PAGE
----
At 7 years old, Emma Yang noticed the early symptoms of her grandmother’s Alzheimer’s disease.
Those symptoms only worsened as Yang grew up. By 11, with coding skills under her belt, Yang developed a plan to help those with Alzheimer’s: an app that helps with facial recognition. Now, at 14, the app is in development.
“I have personal experience with how the disease can affect not only the patient, but also family and friends. When I was about 11 or 12, I got really interested in using technology for social good to help other people around the world,” Yang told Fast Company.
The app is called Timeless and allows the user to scroll through pictures of loved ones, with the person’s name and relation listed. It can also identify someone by taking a picture of them, and it will try to make the facial recognition match. There’s also a screen of information about the user, with their name, age, phone number and address listed.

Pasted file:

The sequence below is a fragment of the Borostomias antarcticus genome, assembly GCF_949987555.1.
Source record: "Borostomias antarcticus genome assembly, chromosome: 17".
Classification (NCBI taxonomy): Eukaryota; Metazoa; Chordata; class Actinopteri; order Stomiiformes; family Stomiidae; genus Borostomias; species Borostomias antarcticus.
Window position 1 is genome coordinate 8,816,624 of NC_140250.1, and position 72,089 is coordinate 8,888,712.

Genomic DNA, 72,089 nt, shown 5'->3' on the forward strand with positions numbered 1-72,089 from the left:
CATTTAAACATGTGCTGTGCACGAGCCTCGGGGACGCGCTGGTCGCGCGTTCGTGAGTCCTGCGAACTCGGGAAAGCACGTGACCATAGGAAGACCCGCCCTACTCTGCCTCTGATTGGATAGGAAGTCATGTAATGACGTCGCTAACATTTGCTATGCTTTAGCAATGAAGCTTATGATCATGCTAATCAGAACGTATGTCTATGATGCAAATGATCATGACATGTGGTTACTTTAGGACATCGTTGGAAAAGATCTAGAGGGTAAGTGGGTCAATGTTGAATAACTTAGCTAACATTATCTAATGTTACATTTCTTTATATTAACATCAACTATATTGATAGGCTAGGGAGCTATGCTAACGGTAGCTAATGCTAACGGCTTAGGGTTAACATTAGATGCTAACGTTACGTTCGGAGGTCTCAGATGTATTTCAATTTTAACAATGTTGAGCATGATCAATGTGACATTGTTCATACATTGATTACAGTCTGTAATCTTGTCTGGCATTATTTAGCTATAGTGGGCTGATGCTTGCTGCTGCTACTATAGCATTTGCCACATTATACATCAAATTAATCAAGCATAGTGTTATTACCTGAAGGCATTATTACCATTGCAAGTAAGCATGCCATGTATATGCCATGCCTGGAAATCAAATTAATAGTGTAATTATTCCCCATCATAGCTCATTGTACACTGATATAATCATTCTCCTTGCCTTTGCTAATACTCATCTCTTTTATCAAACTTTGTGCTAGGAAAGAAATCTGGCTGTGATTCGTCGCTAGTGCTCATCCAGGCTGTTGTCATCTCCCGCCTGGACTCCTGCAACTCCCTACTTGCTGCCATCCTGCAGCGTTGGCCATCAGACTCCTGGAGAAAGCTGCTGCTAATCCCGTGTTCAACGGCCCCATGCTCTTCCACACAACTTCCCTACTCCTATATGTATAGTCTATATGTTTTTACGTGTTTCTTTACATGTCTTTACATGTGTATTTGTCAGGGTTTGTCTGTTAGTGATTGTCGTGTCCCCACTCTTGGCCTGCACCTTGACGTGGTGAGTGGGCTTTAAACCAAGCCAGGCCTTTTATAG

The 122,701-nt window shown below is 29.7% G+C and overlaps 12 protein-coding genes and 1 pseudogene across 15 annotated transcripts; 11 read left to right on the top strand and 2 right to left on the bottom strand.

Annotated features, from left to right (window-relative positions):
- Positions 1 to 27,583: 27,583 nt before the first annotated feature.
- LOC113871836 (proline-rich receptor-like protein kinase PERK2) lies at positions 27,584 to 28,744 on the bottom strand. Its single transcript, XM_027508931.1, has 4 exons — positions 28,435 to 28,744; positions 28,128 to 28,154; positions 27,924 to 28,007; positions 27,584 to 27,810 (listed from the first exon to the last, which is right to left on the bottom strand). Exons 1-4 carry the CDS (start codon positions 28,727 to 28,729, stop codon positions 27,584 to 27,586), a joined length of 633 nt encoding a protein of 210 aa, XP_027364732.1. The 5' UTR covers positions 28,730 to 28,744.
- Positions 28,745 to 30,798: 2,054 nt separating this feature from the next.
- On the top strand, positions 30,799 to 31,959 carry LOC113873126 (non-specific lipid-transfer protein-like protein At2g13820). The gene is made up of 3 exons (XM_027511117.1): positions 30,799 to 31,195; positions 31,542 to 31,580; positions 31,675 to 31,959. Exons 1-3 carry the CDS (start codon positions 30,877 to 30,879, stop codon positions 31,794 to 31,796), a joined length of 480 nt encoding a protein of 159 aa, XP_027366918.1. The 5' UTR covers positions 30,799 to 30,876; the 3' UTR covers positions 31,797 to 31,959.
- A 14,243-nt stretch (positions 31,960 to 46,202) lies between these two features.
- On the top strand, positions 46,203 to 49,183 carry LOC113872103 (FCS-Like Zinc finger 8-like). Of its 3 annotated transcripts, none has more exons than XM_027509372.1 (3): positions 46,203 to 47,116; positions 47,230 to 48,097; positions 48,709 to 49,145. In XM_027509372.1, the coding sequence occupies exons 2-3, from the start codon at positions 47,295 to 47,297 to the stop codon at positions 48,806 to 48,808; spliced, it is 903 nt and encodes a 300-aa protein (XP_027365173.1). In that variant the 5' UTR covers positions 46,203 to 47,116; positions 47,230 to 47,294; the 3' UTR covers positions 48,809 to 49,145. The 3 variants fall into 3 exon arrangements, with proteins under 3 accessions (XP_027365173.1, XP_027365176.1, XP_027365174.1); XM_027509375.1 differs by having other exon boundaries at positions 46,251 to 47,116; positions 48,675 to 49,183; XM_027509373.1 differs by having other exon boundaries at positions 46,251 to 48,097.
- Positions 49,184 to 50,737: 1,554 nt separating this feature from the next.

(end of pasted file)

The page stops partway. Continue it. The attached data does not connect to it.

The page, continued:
Timeless is still in the development and crowdfunding stages, but Yang is hopeful that, if introduced to the patient early on, it will do some good for them.
“There are no apps on the market that really help Alzheimer’s patients with their daily lives,” she said. “A lot of times people think that it’s not going to help, or the elderly can’t really use technology, but in fact, if you strategically introduce it to them, it’s actually a possibility and can really benefit their lives.”
Katherine Possin, an associate professor at University of California, San Francisco, told Fast Company that she believes the app could help, both as a social exercise and as a way to strengthen the memory.
“I think it can be very helpful for patients to rehearse memories that are important to them–having a chance to rehearse that can strengthen those memories and make them stronger and make them more resilient in the face of the disease.”